Effects of the Expanded Child Tax Credit on Employment Outcomes: Evidence from Real-World Data from April to December 2021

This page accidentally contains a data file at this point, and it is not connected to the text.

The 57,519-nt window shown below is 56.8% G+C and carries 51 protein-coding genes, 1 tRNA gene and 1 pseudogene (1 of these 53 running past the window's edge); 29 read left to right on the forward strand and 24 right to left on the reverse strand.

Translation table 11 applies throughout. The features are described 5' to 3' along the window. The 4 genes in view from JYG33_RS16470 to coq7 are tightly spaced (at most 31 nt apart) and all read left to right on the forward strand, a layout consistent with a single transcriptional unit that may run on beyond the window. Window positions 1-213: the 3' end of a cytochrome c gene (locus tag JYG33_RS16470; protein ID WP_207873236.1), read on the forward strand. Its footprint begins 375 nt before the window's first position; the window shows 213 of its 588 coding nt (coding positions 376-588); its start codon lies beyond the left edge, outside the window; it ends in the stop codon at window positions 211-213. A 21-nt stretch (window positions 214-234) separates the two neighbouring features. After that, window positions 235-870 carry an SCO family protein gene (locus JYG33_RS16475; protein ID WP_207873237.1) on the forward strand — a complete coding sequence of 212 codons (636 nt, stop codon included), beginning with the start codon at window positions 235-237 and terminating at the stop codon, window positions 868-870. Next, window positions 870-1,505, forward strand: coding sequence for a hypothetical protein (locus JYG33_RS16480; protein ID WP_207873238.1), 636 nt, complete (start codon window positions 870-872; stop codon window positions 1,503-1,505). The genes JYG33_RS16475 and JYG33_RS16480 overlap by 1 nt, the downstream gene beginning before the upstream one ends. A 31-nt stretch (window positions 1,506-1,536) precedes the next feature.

Studies have established that the expanded Child Tax Credit (CTC), which provided monthly cash payments to most U.S. families with children from July to December 2021, substantially reduced poverty and food hardship. Other studies posit, however, that the CTC payments may generate negative employment effects that could offset its potential poverty-reduction effects. Scholars have simulated employment scenarios assuming various labor supply elasticities, but less work has empirically assessed how the monthly payments affected employment outcomes using real-world data. To evaluate employment effects, we apply a series of difference-in-differences analyses using data from the monthly Current Population Survey and the Census Pulse, both from April through December 2021. Across both samples and several model specifications, we find very small, inconsistently signed, and statistically insignificant impacts of the CTC both on employment in the prior week and on active participation in the labor force among adults living in households with children. Further, labor supply responses to the policy change do not differ for households for whom the CTC’s expansion eliminated a previous work incentive. Thus, our analyses of real-world data suggest that the expanded CTC did not have negative short-term employment effects that offset its documented reductions in poverty and hardship.